PRIME Cuts: Bill Would Slaughter Federal Regs on Small Meat Processors
Lawmakers in the House and the Senate filed joint bipartisan bills last week reintroducing legislation that would decrease federal regulation of meat production. This would decentralize the food industry and make it easier for small local meat producers to compete with larger firms.
The Processing Revival and Intrastate Meat Exemption (PRIME) Act is sponsored by Reps. Thomas Massie (R–Ky.) and Chellie Pingree (D–Maine) in the House, and by Sens. Mike Lee (R–Utah), Angus King (I–Maine), and Rand Paul (R–Ky.) in the Senate. As currently advertised, the two bills have 39 co-sponsors in total. The majority of the co-sponsors are Republicans, but include a few Democrats in agricultural constituencies, like Reps. Jared Huffman (D–Calif.), Darren Soto (D–Fla.), and Joe Courtney (D–Conn.).
The bill would remove the requirement that all slaughterhouses be subject to U.S. Department of Agriculture (USDA) rules and inspections. Instead, it would be up to states and towns to set their own rules for slaughtering livestock.
As Reason‘s Baylen Linnekin noted when the PRIME Act was first introduced in 2015, and again in 2017, large meat producers selling across state lines would still be subject to USDA regulations, but this legislation means that small local producers selling meat within their states would have significantly less red tape to wade through when trying to serve their communities.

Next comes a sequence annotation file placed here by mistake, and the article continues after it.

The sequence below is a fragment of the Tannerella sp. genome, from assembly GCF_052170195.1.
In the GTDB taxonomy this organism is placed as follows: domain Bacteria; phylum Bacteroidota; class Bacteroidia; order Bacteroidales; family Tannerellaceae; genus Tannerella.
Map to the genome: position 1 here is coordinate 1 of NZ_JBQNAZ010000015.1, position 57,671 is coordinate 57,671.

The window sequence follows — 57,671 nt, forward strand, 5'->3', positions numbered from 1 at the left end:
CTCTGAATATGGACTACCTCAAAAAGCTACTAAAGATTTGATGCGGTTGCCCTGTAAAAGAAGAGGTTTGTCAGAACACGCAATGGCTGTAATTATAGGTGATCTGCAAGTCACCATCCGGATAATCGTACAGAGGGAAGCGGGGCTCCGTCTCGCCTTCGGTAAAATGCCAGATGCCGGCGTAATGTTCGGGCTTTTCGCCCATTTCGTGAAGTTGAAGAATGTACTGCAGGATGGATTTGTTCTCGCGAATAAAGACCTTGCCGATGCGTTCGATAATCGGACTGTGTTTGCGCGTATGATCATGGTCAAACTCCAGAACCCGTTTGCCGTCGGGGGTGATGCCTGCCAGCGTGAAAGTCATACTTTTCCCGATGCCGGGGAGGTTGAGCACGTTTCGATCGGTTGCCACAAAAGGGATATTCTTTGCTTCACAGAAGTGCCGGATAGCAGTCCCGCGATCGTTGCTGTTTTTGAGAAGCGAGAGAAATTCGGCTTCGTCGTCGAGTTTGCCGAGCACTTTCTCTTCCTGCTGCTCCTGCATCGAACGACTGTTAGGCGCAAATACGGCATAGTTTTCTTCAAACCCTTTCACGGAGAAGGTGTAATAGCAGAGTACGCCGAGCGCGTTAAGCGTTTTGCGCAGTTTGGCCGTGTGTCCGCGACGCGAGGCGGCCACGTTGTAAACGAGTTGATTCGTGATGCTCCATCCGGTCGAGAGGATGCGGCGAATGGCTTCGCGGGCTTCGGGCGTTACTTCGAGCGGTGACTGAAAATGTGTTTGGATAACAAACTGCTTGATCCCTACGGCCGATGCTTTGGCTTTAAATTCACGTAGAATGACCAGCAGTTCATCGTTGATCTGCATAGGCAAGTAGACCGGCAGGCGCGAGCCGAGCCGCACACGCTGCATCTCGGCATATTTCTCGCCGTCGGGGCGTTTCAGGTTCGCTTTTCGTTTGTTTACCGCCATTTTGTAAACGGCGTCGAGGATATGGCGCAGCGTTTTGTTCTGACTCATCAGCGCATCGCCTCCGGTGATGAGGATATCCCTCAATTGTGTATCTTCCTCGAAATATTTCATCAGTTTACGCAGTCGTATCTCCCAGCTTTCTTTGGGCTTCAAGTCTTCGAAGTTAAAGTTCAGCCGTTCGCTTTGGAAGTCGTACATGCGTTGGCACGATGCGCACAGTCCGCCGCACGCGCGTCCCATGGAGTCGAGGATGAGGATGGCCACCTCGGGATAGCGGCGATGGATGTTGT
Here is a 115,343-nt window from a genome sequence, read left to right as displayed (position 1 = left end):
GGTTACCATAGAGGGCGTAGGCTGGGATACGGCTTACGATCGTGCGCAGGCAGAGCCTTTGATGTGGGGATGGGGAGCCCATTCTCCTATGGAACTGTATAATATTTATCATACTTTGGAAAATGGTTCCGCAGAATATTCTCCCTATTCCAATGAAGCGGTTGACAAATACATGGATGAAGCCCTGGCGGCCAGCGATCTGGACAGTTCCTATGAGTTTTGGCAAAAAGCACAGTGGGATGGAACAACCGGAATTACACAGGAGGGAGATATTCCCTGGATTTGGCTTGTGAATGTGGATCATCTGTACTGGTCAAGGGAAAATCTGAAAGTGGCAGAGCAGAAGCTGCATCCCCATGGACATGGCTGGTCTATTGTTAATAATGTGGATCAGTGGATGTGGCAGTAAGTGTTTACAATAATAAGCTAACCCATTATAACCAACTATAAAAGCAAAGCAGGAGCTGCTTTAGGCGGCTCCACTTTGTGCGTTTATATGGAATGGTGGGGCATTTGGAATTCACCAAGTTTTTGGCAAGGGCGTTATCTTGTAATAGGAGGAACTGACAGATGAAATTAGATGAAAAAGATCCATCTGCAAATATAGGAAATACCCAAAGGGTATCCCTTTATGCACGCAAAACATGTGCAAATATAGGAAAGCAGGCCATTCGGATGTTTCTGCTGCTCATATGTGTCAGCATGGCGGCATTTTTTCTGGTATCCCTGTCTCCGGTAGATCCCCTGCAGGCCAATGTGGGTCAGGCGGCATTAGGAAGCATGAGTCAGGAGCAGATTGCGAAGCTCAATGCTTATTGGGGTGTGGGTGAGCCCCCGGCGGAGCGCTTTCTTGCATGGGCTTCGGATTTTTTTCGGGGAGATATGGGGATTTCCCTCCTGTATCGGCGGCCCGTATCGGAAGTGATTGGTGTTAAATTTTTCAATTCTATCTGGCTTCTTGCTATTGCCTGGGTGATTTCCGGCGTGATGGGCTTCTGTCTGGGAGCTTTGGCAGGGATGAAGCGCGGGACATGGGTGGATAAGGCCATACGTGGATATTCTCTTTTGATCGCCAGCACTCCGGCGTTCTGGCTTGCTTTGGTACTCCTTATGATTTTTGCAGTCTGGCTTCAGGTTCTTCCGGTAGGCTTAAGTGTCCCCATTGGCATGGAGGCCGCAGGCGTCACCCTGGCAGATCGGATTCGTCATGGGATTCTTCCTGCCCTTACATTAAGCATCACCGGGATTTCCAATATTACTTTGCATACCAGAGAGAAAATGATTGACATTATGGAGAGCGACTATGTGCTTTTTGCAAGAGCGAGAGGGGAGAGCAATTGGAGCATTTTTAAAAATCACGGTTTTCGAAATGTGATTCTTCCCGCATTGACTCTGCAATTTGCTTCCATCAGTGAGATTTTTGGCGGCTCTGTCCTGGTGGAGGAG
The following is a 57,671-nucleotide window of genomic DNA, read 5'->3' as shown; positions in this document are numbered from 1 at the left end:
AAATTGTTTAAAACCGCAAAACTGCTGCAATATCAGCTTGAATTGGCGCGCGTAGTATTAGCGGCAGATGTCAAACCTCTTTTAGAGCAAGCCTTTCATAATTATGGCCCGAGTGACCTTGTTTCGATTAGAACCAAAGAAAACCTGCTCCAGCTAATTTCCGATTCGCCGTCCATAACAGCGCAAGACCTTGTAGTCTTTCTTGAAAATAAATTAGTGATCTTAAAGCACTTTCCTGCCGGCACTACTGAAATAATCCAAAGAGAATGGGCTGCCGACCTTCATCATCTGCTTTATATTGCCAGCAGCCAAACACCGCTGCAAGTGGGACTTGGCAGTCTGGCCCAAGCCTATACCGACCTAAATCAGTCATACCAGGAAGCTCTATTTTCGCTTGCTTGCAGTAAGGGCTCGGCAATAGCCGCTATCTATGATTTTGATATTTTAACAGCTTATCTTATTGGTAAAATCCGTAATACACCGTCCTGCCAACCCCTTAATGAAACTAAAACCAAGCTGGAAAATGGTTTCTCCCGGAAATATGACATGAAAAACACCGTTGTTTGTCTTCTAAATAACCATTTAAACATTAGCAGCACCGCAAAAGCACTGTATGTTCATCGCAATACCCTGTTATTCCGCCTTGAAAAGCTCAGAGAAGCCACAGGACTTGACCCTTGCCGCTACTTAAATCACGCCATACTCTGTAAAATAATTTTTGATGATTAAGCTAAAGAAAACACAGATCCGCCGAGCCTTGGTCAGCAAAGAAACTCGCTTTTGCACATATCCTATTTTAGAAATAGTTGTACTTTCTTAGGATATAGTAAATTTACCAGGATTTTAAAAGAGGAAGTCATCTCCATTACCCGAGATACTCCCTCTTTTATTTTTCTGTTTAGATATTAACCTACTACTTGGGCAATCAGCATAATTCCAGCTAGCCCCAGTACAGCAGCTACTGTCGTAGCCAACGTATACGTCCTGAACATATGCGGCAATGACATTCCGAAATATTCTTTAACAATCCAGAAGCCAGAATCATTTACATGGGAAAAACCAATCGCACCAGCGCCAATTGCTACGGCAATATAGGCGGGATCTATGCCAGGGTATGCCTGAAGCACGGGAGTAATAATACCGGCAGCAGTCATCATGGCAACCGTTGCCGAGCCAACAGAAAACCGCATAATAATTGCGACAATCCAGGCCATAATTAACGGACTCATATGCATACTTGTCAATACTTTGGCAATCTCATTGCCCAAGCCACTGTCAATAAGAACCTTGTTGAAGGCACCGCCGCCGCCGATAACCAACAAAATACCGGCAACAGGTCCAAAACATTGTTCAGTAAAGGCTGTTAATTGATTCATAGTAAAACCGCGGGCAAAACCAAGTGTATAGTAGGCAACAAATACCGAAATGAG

USDA-inspected slaughterhouses are few and far between, which means that local and corporate farmers alike often have to travel hundreds of miles to the nearest facility. There are only 86 “approved immediate slaughter facilities” in the United States. There are only three in the whole state of California, and none in my home state of Vermont.
This poses a huge financial burden for small farms, which have to resort to legal loopholes to get around regulations. Under current law, although it is illegal to sell meat from a non-USDA facility, it is legal for a small farm to sell you an animal—or a share of an animal—and kindly “offer” to slaughter it for you at a non-USDA slaughterhouse.
“I have a small cattle farm, and I’ve used both types of processin
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